Description: Photographs of "The Sword: Poems" by Gretchen Osgood Warren, held by UNT Special Collections. The cover is pale blue with a tan spine. The title is in the top left corner in a white label. Image 2, title page with two quotes underneath the title. Image 3, "Dying Peace" poem expanding over pages 132 and 13.
Date: September 16, 2016
Creator: Sylve, Joshua
Partner: UNT Libraries Special Collections

[Chicago Poems]

Description: Photographs of "Chicago Poems" by Carl Sandburg, held by UNT Special Collections. The cover is dark green with the title and author in gold lettering at the top and the front framed by a gold line. Image 2, open book with the page on the right titled "Killers" and the left page blank. Image 3, pages 86 and 87. Page 87 contains a poem titled "Among the Red Guns."
Date: September 23, 2016
Creator: Sylve, Joshua
Partner: UNT Libraries Special Collections
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Etude Comparative Et Intertextuelle Sur Le Thème Des “Fenêtres” Dans Quatre Poèmes De Charles Baudelaire, Stéphane Mallarmé, Marie Krysinska Et Guillaume Apollinaire.

Description: Written in French, this thesis presents a comparative and intertextual study on the theme of « windows » in four poems by Charles Baudelaire, Stéphane Mallarmé, Marie Krysinska and Guillaume Apollinaire. Charles Baudelaire (1821-1867), Stéphane Mallarmé (1842 -1898), Marie Krysinska (1857-1908) and Guillaume Apollinaire (1880-1918) use « windows » as a common theme in their poetry. My study compares this common theme found in four poems: (1) “Les fenêtres” by Charles Baudelaire in Spleen de Paris XXXV, 1869. (2) “Les fenêtres” by Stéphane Mallarmé in Le Parnasse Contemporain, 1863/66. (3) “Les fenêtres” by Marie Krysinska in Rythmes pittoresques, 1890. (4) “Les fenêtres” by Guillaume Apollinaire in Calligrammes (1913-1916), 1918. I focus on what distinguishes these fours poems by following the evolution of poetical forms between symbolism and futurism/surrealism. The common theme (“windows”) provides an opportunity to better underline the formal heterogeneity which separates these different “poetical avenues”: with Baudelaire, the newness of prose poetry; with Mallarmé, the symbolist renewal of a more classic form; with Apollinaire, a form of simultaneity inspired by futurism. The comparative analysis brings to light the original value of the poem written by Krysinska, whose works have not greatly captivated the attention of critics.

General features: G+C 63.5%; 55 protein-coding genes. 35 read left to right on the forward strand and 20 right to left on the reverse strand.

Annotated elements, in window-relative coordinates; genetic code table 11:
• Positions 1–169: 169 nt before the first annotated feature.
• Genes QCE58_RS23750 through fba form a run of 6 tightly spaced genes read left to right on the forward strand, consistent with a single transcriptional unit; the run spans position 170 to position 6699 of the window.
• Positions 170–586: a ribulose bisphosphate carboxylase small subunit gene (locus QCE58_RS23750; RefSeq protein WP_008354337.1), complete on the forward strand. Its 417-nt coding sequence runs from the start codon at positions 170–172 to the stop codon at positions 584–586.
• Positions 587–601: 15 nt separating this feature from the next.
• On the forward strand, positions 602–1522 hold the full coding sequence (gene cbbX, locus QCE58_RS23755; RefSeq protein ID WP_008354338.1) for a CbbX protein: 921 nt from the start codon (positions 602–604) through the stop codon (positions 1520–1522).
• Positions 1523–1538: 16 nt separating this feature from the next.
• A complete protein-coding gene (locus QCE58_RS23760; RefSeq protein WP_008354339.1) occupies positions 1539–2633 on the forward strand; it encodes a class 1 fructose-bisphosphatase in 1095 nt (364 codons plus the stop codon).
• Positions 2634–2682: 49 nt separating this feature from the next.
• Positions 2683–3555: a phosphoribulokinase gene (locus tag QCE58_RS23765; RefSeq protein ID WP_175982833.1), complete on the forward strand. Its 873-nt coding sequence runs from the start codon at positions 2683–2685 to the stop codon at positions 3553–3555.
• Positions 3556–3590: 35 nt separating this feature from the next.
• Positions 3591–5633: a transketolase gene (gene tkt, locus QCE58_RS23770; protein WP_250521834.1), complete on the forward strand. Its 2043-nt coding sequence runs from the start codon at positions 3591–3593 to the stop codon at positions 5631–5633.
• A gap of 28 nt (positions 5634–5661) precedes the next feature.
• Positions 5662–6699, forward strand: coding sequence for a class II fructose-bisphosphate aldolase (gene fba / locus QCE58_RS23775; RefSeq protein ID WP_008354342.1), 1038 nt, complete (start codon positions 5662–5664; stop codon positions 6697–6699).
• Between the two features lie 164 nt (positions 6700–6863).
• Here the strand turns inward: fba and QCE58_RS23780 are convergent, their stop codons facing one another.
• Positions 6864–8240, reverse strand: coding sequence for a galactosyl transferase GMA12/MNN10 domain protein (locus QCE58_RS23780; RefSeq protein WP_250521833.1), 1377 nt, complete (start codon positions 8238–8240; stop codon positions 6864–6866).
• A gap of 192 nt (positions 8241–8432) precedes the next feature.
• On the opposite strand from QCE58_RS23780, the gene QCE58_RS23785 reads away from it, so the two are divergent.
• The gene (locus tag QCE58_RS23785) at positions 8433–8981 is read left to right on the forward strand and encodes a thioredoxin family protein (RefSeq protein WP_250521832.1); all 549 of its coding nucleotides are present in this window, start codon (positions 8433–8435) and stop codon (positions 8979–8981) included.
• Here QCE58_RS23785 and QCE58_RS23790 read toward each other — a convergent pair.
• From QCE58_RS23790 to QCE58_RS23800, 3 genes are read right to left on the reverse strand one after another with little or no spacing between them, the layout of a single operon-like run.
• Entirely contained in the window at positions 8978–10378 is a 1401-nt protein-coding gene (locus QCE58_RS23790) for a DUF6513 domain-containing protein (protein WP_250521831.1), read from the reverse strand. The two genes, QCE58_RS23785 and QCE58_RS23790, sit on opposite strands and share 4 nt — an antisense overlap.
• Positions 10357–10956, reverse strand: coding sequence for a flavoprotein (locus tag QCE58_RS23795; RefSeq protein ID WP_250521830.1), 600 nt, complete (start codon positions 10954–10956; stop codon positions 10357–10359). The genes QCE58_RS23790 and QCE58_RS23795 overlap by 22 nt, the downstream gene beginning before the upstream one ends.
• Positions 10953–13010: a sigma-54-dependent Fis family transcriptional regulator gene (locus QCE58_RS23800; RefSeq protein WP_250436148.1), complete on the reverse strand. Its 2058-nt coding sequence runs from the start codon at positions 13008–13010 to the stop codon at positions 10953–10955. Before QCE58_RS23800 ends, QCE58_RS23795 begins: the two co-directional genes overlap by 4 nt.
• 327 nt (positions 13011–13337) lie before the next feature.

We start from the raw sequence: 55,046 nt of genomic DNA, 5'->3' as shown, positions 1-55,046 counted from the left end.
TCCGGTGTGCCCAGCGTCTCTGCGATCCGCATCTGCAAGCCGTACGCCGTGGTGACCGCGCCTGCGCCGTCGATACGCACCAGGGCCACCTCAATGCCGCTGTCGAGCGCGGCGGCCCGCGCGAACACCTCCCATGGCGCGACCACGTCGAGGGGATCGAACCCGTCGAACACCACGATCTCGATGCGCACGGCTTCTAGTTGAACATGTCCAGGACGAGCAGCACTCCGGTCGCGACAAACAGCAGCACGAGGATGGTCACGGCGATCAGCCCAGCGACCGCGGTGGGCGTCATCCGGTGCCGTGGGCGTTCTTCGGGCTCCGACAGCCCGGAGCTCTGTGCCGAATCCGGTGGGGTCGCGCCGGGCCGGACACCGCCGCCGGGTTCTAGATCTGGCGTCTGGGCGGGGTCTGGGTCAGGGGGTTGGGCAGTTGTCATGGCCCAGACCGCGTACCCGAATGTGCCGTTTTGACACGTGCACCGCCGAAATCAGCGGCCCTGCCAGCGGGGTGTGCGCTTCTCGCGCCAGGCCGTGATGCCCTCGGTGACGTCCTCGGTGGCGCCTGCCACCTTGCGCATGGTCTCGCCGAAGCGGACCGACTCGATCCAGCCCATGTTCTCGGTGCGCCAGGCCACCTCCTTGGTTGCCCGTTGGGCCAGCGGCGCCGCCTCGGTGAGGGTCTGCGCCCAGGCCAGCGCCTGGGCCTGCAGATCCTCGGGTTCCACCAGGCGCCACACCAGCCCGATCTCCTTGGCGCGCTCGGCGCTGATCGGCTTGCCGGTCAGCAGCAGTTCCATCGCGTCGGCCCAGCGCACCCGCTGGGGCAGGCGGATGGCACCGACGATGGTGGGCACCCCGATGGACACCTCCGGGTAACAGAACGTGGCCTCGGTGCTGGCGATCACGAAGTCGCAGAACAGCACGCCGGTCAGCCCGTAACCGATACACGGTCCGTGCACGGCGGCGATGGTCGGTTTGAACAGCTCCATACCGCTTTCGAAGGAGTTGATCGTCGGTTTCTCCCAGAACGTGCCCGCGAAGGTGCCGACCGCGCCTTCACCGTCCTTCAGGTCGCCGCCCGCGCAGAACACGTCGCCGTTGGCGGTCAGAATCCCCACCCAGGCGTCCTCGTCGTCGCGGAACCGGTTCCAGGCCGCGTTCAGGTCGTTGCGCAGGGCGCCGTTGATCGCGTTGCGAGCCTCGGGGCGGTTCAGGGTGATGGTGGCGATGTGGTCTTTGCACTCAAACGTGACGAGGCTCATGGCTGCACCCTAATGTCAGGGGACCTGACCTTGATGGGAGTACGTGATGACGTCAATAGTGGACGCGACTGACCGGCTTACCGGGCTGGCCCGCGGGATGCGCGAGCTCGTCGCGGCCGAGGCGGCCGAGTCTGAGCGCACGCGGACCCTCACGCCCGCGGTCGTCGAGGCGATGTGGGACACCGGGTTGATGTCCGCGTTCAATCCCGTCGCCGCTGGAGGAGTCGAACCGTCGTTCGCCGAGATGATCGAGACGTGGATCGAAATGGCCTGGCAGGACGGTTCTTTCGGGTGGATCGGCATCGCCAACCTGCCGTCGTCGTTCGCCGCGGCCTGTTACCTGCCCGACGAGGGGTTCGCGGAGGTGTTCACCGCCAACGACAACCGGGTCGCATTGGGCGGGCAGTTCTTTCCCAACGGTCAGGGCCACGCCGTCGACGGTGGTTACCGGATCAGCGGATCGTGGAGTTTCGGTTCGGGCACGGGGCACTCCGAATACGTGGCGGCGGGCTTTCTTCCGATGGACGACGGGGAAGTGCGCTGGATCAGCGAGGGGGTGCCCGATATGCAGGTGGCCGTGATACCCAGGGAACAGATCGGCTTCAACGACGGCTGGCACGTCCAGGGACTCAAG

Date: December 2011
Creator: Opsitch, Yann
Partner: UNT Libraries
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Excuses for the Universe

Description: We create fictions--personal and literary--to cope with fear, and it is our choice whether or not these inventions affirm life. This collection presents many ways of "making excuses for the universe," both from a personal standpoint and also by using the voices and visions of created characters. The collection contains a section of family poems and three sets of character poems: Beverly and Nanci, Strange Mary, and Blue Donna. Following each section are two related poems for transition or amplification. The poems show a progressive change in writing techniques, especially experimentation with sound, as well as pursuing the central theme that perception is a desirable goal, well worth the price.
Date: August 1985
Creator: Keefe, Martha L. (Martha Lundin)
Partner: UNT Libraries
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Selected Poems: Does This Pen Write?

Description: This thesis is a collection of poetry written between 1970 and 1975. The quality of the poems is admittedly uneven, but the inclusion of earlier, weaker poems may indicate a progression in the areas of flexibility, control of material, and strength of poetic voice. The poems are arranged into five sections, entitled "Love," "Rabbits," Poetry about Poetry," "Religion and Ancestors," and "Henry. Poems collected here are intended to demonstrate that experimentation with various forms contributes to an increased ability to control poetic material and technique. By confining a poem to particular forms, one is forced to be more creative, imaginative, and exact. Both control and flexibility are important in contemporary poetry, and my hope is that the following poems demonstrate a balance of those qualities.
Date: December 1975
Creator: Shaw, Delora V.
Partner: UNT Libraries

The Goat Songs

Description: The poems in James Najarian’s debut collection are by turns tragic and mischievous, always with an exuberant attention to form. Najarian turns his caprine eye to the landscapes and history of Berks Country, Pennsylvania, and to the middle east of his extended Armenian family. These poems examine our bonds to the earth, to animals, to art and to desire.
Access: Restricted to UNT Community Members. Login required if off-campus.
Date: April 2018
Creator: Najarian, James
Partner: UNT Press